Starting Dough: Whisk the oil into the yeast. Then, beat in the 2 eggs, one at a time. Next, beat in the 1/4 cup of sugar and the salt. After thoroughly mixing, gradually add the flour. Add enough flour so the dough comes together (I used about 3 3/4 cup total). Now, it is time to knead. 

Note: I mixed the dough with a wooden spoon, even though it was hard work, because I don't have a KitchenAid. You can also use a mixer with a dough hook to mix the dough together and then to knead. 

Kneading Dough: Turn the dough onto a floured surface. To knead, fold the dough, push it down, then turn it, and repeat. Do this until you have a round of dough that seems "cohesive, pliable, and elastic" (as Smitten Kitchen says in her bread making page) and is smooth. 

First Rising: Clean out and grease the large bowl you were using. Return the dough to it, and cover it with plastic wrap. Let the dough rise in a warm place for 1 hour, until it is almost doubled in size. 

Note: You can also let the dough rise in an oven that you heated to 150 degrees and then turned off, especially in this weather when there are few warm places.  

Prep for Second Rising: Take the dough out of the bowl onto a floured surface. "Punch it down" i.e. sprinkle the top with a little flour and press down on it Gently with flattened palms to deflate the dough. Try to push it into a rectangular or square shape if you can, but don't push too hard, it just takes a little. 

Second Rising: Put the dough back in your greased bowl, cover with plastic wrap, and let it rise again in a warm place for half an hour. 

Prep for Third Rising: If you want to add 1/2 cup of raisins you can add them here, kneading them into the dough. Otherwise, turn the dough onto the floured surface. In order to make the braided challah, take the dough and divide into 6 balls. You could stop here and have 6 smaller Challah Buns. Or you can braid them:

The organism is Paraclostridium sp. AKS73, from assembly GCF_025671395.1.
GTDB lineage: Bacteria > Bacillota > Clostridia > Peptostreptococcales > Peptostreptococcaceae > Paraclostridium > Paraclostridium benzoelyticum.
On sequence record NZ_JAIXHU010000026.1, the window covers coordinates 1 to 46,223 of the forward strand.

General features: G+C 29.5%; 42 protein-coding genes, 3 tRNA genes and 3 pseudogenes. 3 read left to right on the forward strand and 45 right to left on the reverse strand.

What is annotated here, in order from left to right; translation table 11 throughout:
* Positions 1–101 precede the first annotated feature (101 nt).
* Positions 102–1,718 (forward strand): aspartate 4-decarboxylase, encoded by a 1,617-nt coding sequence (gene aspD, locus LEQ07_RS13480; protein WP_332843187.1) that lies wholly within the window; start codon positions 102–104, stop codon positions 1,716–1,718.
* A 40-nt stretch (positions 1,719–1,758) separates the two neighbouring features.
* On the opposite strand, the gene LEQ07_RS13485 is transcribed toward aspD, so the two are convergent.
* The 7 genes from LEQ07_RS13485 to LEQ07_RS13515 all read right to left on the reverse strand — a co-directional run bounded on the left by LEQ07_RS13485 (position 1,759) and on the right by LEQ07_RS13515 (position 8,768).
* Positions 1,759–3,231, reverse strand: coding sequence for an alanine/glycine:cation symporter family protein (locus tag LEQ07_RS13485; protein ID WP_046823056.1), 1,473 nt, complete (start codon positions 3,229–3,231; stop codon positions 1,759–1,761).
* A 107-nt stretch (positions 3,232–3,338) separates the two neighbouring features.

Braiding the Challah: Roll each ball into a strand of dough about 12 in long and 1.5 in wide. Place each strand in row, parallel to one another. Pinch the tops of the strands together. Then: 

1) Move the Outside Right strand over 2 strands 
2) Take the 2nd strand from the Left and move it to the Far Right 
3) Take the Outside Left Strand and move it over 2 strands 
4) Move the 2nd strand from the Right over to the Far Left 
5) Start over with the Outside Right strand 
6) Once Done Braiding You have Two Options: 
          A) For a Straight Loaf: Tuck the ends underneath. 
          B) For a Circular Loaf: Twist it into a circle, pinching the ends together.

Grease a baking sheet, and place the loaf on it. Beat the remaining egg, and brush some of it onto the loaf. (If you don't have a brush, like me, you could use a spoon or just your fingers, as I did). At this point, you can freeze the loaf if you don't want to bake it today. Or, let it rise in a warm place for another hour. 

Baking: Pre-heat oven to 375 degrees. Brush the loaf with more egg. You can sprinkle the bread with poppyseeds here if you are using them. Then, bake it in the middle of the oven for 30 to 40 minutes, until it is golden. Cool the loaf on a rack. 

Rack= Tray out of Toaster Oven placed over Empty Slow Cooker

If you froze the loaf, take it out of the oven 5 hours before you want to bake it. 

Any of the three risings can be done in the fridge for a few hours instead of just an hour, allowing the flavor to develop more. Remember to take the dough out and let it get to room temperature before moving on to the next step. 


  1. SS:RR:, The kitchen upstairs filled with a mouth watering /tempting odor. At dinner time the vision too was great, it resembled & smelt a typical J. Bakery.
    The product too looked so good/authentic .Could not taste being oven hot.
    Hoping to have it this morn.
    CONGRATS. L & B, B & D

  2. Yay! I'm so happy I inspired MS to make it, I hope you got to taste some. I am having it this morning for breakfast also. RR and Thank You, SS

  3. I'm making your kitchen my permanent address, pronto. Expect me. :)

  4. I'm expecting you, why aren't you appearing???